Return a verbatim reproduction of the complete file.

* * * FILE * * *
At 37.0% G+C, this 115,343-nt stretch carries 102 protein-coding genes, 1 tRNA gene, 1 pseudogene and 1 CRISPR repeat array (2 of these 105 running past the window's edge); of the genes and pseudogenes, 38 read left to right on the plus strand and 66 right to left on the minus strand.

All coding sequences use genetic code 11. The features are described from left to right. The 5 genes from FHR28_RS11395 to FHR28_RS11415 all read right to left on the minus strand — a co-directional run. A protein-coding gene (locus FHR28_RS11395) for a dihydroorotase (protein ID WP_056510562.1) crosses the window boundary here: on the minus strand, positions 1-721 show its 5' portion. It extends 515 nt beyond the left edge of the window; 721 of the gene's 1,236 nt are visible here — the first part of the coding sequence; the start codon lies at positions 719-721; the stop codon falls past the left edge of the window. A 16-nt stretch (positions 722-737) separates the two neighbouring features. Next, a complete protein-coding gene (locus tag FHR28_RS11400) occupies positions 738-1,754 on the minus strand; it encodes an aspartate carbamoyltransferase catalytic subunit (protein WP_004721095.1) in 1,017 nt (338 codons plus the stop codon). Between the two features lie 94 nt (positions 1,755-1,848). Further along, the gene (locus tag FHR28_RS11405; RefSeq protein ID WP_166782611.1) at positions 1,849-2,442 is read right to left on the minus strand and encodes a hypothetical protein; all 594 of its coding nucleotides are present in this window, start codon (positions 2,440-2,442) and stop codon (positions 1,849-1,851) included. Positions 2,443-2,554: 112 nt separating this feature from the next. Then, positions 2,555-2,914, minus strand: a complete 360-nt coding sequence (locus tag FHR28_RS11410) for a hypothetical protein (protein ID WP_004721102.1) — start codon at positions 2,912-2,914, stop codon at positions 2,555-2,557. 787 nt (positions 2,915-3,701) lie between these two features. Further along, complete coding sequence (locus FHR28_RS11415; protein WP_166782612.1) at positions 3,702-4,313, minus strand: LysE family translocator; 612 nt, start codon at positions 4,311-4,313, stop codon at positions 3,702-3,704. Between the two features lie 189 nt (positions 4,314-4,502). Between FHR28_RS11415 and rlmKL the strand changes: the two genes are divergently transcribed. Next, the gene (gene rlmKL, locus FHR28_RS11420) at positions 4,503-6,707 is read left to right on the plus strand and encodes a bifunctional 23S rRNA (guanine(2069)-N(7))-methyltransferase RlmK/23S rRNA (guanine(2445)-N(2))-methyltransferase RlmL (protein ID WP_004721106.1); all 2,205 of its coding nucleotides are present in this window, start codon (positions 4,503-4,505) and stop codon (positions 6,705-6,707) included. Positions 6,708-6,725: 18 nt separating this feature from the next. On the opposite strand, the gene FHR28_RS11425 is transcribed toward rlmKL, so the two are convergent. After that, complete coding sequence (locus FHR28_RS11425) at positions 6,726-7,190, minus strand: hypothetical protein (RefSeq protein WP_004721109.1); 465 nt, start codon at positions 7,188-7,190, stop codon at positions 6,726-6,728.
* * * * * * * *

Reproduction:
At 37.0% G+C, this 115,343-nt stretch carries 102 protein-coding genes, 1 tRNA gene, 1 pseudogene and 1 CRISPR repeat array (2 of these 105 running past the window's edge); of the genes and pseudogenes, 38 read left to right on the plus strand and 66 right to left on the minus strand.

All coding sequences use genetic code 11. The features are described from left to right. The 5 genes from FHR28_RS11395 to FHR28_RS11415 all read right to left on the minus strand — a co-directional run. A protein-coding gene (locus FHR28_RS11395) for a dihydroorotase (protein ID WP_056510562.1) crosses the window boundary here: on the minus strand, positions 1-721 show its 5' portion. It extends 515 nt beyond the left edge of the window; 721 of the gene's 1,236 nt are visible here — the first part of the coding sequence; the start codon lies at positions 719-721; the stop codon falls past the left edge of the window. A 16-nt stretch (positions 722-737) separates the two neighbouring features. Next, a complete protein-coding gene (locus tag FHR28_RS11400) occupies positions 738-1,754 on the minus strand; it encodes an aspartate carbamoyltransferase catalytic subunit (protein WP_004721095.1) in 1,017 nt (338 codons plus the stop codon). Between the two features lie 94 nt (positions 1,755-1,848). Further along, the gene (locus tag FHR28_RS11405; RefSeq protein ID WP_166782611.1) at positions 1,849-2,442 is read right to left on the minus strand and encodes a hypothetical protein; all 594 of its coding nucleotides are present in this window, start codon (positions 2,440-2,442) and stop codon (positions 1,849-1,851) included. Positions 2,443-2,554: 112 nt separating this feature from the next. Then, positions 2,555-2,914, minus strand: a complete 360-nt coding sequence (locus tag FHR28_RS11410) for a hypothetical protein (protein ID WP_004721102.1) — start codon at positions 2,912-2,914, stop codon at positions 2,555-2,557. 787 nt (positions 2,915-3,701) lie between these two features. Further along, complete coding sequence (locus FHR28_RS11415; protein WP_166782612.1) at positions 3,702-4,313, minus strand: LysE family translocator; 612 nt, start codon at positions 4,311-4,313, stop codon at positions 3,702-3,704. Between the two features lie 189 nt (positions 4,314-4,502). Between FHR28_RS11415 and rlmKL the strand changes: the two genes are divergently transcribed. Next, the gene (gene rlmKL, locus FHR28_RS11420) at positions 4,503-6,707 is read left to right on the plus strand and encodes a bifunctional 23S rRNA (guanine(2069)-N(7))-methyltransferase RlmK/23S rRNA (guanine(2445)-N(2))-methyltransferase RlmL (protein ID WP_004721106.1); all 2,205 of its coding nucleotides are present in this window, start codon (positions 4,503-4,505) and stop codon (positions 6,705-6,707) included. Positions 6,708-6,725: 18 nt separating this feature from the next. On the opposite strand, the gene FHR28_RS11425 is transcribed toward rlmKL, so the two are convergent. After that, complete coding sequence (locus FHR28_RS11425) at positions 6,726-7,190, minus strand: hypothetical protein (RefSeq protein WP_004721109.1); 465 nt, start codon at positions 7,188-7,190, stop codon at positions 6,726-6,728.